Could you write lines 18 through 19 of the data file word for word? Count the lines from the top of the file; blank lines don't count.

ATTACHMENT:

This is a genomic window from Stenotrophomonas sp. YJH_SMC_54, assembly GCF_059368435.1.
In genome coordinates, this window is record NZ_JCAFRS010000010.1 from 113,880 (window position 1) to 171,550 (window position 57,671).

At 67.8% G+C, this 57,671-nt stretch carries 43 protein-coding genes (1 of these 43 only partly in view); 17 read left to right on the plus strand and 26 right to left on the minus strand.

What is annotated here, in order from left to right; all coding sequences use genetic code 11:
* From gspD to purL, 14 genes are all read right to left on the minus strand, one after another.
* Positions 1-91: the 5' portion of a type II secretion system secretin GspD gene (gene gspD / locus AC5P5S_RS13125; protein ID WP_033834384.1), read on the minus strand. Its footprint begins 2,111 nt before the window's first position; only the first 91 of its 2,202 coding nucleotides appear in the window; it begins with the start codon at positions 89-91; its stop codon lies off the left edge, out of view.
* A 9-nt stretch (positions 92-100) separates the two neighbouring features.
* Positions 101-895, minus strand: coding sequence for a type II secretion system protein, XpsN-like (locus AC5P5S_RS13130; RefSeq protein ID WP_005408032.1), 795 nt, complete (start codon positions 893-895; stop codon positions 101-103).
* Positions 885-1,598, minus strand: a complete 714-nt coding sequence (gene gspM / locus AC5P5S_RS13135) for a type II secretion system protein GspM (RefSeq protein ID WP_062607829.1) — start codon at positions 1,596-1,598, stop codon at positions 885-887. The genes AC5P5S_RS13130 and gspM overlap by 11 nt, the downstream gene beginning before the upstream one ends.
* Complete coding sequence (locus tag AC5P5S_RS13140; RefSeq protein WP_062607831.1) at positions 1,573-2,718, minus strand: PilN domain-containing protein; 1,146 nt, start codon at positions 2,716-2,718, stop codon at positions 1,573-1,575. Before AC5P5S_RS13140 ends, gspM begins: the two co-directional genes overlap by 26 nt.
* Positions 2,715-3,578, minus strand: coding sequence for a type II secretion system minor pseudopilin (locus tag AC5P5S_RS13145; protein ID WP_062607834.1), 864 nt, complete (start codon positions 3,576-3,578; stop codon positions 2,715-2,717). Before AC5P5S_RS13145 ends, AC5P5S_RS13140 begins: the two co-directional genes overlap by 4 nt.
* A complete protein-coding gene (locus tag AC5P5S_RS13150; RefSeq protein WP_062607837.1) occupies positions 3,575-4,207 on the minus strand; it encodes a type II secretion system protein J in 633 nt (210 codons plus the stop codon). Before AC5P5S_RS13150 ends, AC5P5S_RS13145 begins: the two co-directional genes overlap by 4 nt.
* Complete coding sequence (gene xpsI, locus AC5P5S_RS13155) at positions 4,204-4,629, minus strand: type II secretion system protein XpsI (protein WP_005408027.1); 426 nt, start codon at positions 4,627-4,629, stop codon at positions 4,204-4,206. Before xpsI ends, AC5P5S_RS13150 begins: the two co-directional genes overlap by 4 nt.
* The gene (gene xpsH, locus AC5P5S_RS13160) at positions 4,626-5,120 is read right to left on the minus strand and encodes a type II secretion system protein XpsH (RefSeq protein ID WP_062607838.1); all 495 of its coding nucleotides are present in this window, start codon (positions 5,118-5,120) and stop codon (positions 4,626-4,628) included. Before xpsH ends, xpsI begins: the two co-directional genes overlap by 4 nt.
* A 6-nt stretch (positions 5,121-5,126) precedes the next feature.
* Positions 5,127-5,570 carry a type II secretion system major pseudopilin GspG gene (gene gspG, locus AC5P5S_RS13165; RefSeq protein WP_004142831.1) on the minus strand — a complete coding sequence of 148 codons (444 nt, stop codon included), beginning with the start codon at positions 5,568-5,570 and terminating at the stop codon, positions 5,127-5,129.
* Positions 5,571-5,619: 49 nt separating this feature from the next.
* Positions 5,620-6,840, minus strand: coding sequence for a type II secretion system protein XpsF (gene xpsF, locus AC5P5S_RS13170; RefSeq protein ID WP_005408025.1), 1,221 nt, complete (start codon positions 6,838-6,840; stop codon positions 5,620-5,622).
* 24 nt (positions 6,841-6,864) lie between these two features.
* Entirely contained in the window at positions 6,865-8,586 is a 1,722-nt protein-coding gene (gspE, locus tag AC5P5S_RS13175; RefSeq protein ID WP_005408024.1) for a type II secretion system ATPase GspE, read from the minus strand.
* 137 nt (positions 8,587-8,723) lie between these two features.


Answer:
* Positions 5,620-6,840, minus strand: coding sequence for a type II secretion system protein XpsF (gene xpsF, locus AC5P5S_RS13170; RefSeq protein ID WP_005408025.1), 1,221 nt, complete (start codon positions 6,838-6,840; stop codon positions 5,620-5,622).
* 24 nt (positions 6,841-6,864) lie between these two features.